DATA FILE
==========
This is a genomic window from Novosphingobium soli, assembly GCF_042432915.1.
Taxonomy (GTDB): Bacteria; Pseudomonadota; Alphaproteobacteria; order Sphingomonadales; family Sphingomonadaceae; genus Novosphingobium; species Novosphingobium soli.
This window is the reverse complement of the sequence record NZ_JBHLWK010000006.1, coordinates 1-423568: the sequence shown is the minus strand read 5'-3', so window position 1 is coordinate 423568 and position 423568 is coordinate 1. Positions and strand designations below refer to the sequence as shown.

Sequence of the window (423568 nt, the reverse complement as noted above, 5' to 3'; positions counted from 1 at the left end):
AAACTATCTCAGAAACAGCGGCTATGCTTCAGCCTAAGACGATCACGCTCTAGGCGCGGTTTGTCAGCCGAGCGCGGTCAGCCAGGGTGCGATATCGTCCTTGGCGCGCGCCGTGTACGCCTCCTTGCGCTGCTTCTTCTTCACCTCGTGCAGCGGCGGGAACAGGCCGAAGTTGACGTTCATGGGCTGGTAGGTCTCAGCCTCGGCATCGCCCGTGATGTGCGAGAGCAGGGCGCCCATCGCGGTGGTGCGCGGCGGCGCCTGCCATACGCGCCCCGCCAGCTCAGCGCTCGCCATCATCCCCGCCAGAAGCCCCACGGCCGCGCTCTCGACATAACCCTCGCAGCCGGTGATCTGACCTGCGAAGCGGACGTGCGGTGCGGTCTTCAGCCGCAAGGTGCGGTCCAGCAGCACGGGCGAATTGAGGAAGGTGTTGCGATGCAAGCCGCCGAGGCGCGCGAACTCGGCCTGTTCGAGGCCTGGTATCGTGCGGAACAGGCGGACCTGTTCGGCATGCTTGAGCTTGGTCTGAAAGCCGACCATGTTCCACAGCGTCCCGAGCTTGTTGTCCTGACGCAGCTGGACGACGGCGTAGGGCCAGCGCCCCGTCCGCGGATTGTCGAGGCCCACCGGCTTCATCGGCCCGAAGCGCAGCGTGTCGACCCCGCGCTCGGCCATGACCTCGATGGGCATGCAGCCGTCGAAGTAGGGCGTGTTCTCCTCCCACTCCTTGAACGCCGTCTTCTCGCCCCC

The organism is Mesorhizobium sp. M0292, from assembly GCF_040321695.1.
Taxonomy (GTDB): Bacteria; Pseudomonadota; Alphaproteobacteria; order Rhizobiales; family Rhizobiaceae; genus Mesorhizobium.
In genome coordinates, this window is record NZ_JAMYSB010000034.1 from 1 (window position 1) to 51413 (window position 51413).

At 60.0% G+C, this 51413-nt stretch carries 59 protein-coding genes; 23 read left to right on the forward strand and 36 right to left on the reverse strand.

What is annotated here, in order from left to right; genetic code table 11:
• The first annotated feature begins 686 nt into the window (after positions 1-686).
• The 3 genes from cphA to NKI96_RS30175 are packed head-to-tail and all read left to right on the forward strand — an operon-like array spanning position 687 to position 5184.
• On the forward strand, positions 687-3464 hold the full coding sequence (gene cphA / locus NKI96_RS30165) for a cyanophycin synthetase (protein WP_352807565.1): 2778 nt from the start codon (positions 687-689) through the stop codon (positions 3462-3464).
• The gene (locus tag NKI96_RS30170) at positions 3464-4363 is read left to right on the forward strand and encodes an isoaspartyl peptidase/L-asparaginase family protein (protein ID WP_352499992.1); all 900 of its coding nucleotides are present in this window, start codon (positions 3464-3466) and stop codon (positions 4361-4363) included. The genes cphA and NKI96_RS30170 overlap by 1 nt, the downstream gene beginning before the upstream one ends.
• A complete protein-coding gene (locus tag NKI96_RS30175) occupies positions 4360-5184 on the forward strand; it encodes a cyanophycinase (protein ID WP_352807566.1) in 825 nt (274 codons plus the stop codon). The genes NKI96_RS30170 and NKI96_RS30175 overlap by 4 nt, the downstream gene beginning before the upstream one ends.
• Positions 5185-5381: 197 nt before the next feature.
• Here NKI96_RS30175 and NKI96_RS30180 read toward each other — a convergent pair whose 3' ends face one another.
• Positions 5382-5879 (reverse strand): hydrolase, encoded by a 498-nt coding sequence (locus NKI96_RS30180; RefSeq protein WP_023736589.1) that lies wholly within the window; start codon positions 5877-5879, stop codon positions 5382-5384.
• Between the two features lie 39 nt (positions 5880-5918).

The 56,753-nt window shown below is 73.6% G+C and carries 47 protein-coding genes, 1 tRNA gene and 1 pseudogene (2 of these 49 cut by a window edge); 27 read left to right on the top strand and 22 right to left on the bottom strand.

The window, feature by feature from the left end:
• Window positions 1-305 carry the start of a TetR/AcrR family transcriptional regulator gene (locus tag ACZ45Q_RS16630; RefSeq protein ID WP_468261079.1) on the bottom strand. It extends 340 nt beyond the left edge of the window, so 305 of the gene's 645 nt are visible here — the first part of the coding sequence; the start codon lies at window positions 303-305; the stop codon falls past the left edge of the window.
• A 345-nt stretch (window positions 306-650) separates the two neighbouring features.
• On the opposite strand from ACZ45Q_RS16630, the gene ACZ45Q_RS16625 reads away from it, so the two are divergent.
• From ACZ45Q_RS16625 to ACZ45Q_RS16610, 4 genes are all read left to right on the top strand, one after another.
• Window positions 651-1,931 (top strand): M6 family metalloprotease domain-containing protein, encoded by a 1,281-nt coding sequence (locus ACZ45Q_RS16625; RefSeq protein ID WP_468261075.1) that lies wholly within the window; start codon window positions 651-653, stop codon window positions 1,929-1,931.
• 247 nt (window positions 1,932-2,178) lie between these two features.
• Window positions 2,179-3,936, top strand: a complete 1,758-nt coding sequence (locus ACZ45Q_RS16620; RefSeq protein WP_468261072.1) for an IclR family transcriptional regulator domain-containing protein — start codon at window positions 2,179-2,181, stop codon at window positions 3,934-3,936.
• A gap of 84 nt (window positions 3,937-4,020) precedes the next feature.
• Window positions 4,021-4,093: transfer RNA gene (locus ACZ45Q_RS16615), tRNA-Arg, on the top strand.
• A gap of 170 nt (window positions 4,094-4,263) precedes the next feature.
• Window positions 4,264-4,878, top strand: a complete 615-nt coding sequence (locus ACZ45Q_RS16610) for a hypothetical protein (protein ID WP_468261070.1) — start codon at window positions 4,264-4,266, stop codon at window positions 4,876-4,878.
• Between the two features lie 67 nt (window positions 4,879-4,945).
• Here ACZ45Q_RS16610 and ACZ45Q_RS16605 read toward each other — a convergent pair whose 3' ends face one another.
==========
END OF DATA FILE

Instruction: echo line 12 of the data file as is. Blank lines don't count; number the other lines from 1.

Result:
• The 3 genes from cphA to NKI96_RS30175 are packed head-to-tail and all read left to right on the forward strand — an operon-like array spanning position 687 to position 5184.